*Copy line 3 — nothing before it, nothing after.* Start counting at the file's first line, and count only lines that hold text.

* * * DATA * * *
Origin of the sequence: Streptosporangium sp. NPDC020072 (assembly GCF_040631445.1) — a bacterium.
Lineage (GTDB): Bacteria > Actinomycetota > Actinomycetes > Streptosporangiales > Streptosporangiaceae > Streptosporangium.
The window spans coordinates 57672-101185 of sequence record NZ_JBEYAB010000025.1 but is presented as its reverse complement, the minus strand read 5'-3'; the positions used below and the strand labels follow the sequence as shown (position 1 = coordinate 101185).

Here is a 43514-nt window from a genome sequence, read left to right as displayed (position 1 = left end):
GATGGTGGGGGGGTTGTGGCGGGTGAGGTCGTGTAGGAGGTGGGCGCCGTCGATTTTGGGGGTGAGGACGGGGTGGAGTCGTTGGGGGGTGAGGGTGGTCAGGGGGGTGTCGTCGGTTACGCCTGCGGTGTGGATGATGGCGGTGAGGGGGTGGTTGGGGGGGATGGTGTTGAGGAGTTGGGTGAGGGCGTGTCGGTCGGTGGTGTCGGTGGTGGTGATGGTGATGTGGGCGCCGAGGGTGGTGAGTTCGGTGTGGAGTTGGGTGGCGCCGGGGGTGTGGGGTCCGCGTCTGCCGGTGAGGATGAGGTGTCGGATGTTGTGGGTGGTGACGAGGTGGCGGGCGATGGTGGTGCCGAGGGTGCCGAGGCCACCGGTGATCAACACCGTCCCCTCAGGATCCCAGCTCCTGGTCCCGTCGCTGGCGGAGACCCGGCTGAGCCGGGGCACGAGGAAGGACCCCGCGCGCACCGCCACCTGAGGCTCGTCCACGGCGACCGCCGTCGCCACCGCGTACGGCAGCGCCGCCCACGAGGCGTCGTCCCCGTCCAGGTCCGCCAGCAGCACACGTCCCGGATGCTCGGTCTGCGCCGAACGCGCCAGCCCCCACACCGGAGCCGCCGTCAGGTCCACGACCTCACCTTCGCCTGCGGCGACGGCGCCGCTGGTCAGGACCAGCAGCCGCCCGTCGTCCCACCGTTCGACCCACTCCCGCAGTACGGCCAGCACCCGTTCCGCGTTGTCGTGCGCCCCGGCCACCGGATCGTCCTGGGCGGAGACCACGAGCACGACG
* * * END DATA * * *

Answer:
The window spans coordinates 57672-101185 of sequence record NZ_JBEYAB010000025.1 but is presented as its reverse complement, the minus strand read 5'-3'; the positions used below and the strand labels follow the sequence as shown (position 1 = coordinate 101185).